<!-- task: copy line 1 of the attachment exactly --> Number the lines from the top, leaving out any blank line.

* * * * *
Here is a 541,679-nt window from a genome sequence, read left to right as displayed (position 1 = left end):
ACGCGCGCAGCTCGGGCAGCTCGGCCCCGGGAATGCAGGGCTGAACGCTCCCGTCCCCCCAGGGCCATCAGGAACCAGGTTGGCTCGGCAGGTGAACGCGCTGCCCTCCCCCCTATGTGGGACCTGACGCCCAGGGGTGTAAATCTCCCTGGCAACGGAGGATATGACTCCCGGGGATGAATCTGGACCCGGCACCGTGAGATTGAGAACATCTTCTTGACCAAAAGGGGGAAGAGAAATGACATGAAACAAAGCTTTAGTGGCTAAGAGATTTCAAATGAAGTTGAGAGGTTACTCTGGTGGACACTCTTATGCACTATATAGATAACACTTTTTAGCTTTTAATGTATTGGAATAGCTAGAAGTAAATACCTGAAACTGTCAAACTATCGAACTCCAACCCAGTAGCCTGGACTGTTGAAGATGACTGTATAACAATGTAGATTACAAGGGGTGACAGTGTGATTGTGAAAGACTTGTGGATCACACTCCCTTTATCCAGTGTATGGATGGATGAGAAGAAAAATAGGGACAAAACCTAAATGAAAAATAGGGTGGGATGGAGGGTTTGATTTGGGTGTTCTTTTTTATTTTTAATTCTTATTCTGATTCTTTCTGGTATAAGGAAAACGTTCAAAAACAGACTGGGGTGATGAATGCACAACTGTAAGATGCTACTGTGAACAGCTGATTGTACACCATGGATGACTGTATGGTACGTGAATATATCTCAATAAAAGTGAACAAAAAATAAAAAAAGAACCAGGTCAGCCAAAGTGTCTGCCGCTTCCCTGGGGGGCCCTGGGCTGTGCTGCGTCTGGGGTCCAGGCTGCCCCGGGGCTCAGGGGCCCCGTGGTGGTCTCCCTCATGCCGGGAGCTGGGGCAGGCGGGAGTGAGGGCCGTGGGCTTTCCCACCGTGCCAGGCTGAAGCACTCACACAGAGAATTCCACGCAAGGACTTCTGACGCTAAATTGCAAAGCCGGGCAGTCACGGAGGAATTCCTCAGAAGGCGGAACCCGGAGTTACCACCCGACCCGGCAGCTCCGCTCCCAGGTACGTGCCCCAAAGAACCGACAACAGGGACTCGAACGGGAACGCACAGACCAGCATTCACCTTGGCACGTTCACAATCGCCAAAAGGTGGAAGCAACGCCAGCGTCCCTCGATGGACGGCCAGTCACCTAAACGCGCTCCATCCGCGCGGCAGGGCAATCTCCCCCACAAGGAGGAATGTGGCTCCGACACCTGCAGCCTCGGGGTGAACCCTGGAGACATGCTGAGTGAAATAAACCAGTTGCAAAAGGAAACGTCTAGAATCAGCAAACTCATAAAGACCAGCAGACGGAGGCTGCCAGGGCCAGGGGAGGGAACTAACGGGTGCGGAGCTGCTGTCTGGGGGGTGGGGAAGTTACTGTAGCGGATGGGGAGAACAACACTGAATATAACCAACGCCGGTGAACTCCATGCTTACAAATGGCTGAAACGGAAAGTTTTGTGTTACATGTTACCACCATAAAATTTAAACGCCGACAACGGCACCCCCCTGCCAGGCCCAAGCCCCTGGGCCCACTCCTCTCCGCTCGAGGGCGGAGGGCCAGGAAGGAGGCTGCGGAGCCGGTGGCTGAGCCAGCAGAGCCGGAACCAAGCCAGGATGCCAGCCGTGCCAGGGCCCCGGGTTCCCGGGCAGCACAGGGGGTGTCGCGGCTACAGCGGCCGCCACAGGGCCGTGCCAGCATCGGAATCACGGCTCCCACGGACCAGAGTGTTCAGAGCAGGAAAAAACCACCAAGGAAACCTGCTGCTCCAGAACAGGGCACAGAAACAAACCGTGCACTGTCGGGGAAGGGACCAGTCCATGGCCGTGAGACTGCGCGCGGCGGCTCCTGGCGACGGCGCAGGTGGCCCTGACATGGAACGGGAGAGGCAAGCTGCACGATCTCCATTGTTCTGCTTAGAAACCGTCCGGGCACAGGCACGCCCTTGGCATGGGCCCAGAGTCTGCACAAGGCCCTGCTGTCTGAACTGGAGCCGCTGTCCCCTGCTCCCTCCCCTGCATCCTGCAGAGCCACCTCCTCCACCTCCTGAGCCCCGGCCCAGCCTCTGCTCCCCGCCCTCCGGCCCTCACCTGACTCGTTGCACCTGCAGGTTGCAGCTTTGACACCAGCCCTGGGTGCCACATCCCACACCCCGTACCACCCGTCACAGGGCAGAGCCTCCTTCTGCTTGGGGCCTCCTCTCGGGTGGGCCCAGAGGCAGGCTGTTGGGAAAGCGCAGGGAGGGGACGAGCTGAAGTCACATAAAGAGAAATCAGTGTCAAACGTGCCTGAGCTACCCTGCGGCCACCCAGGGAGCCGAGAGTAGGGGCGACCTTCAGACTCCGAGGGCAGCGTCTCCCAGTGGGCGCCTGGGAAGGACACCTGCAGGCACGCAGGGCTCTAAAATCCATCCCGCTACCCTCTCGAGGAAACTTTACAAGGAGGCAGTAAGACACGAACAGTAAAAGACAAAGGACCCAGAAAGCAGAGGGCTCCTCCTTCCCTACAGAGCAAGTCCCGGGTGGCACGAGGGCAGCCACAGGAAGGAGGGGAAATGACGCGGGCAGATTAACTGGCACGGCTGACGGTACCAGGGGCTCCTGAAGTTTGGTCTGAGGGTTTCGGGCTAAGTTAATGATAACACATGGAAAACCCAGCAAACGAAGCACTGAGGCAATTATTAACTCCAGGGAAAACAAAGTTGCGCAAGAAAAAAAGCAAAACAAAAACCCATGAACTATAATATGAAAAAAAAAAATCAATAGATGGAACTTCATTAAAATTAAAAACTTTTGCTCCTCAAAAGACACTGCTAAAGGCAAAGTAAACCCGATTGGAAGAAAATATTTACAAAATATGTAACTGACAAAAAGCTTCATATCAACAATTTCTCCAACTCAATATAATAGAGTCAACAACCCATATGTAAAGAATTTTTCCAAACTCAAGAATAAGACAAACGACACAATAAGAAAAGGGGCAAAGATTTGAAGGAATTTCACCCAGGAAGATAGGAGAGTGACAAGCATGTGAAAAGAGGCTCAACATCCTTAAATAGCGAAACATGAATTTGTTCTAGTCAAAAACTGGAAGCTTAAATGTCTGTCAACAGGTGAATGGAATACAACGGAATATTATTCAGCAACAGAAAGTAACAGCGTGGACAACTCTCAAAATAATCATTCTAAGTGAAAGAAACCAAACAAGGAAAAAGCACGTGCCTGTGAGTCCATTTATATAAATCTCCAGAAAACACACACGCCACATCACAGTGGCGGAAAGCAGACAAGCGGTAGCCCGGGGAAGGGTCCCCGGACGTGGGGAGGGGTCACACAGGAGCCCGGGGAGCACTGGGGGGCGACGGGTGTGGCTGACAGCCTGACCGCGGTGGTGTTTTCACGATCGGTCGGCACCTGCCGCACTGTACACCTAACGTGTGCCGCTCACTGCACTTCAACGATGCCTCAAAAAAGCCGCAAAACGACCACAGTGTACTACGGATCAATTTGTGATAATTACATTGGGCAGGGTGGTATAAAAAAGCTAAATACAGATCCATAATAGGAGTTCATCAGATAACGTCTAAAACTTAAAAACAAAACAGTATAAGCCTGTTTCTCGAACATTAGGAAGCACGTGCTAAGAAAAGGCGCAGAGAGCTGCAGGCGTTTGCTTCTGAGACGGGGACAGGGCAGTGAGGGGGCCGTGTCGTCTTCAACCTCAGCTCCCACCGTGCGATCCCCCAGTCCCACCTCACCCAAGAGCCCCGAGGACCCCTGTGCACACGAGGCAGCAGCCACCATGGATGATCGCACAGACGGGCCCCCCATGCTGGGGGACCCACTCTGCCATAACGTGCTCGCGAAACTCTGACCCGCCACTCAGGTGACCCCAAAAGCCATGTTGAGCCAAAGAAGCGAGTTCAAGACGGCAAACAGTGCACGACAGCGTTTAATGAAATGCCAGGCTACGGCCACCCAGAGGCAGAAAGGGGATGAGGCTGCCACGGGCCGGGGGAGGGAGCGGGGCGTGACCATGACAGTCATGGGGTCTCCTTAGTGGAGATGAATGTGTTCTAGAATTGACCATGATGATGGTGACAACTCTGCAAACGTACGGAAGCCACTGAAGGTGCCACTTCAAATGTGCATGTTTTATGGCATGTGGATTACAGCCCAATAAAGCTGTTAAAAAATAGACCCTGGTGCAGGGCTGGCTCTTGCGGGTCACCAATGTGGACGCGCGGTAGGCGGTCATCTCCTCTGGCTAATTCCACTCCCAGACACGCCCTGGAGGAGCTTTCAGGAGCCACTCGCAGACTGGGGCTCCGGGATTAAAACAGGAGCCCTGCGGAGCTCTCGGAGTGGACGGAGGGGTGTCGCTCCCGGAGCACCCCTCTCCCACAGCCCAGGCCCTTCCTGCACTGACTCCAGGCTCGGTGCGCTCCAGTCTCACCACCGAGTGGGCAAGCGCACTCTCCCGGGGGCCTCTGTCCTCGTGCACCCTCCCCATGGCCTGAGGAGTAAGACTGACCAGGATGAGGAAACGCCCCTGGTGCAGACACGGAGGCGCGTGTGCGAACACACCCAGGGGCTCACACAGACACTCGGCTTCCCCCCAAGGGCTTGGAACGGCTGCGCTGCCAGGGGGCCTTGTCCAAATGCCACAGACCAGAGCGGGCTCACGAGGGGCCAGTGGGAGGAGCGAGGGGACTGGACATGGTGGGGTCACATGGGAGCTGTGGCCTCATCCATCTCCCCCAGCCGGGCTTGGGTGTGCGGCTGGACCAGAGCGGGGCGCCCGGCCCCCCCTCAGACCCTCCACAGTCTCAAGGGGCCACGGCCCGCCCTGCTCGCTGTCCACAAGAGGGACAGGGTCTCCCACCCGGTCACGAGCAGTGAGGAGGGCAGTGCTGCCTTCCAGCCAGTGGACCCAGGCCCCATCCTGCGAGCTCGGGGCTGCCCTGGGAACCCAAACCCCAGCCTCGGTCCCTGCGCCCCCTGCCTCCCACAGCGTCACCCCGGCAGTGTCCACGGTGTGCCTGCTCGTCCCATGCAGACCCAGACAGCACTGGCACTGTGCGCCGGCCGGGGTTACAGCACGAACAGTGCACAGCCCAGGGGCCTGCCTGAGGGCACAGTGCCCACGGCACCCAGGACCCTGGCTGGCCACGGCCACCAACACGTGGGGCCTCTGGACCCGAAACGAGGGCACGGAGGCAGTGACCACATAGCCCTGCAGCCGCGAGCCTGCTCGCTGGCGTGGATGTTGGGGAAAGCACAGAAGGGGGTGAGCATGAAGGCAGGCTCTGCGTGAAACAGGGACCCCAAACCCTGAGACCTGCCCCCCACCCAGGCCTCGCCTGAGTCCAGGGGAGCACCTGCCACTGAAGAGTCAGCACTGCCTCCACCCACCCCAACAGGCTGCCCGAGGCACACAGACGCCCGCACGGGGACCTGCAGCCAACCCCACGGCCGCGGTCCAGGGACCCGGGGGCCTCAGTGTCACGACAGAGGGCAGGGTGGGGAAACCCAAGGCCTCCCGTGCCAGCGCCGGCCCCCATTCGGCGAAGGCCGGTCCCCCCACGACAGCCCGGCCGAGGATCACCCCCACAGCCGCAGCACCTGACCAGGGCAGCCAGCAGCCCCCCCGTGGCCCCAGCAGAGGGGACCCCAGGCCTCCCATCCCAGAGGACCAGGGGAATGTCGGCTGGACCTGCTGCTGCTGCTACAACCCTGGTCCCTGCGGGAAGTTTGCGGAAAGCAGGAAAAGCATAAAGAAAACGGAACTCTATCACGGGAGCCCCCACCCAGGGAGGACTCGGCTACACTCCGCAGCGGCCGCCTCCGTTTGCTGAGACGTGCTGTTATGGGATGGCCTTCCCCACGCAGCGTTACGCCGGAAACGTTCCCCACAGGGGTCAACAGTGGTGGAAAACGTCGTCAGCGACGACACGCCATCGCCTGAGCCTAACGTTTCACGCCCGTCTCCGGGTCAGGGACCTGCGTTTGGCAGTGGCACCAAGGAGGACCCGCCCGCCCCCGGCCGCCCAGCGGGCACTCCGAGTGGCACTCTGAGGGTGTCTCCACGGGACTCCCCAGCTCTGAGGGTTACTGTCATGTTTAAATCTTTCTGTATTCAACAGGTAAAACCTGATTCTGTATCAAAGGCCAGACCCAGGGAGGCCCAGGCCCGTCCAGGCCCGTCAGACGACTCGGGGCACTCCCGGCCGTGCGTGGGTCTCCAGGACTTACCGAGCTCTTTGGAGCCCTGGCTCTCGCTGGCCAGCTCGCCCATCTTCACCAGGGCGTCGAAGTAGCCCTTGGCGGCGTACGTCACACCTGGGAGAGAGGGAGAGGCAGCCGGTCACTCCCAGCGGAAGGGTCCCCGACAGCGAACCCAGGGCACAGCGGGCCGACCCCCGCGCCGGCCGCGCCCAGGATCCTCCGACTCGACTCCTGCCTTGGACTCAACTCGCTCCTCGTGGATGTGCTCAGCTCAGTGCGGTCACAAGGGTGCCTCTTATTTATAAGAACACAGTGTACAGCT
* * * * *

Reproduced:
Here is a 541,679-nt window from a genome sequence, read left to right as displayed (position 1 = left end):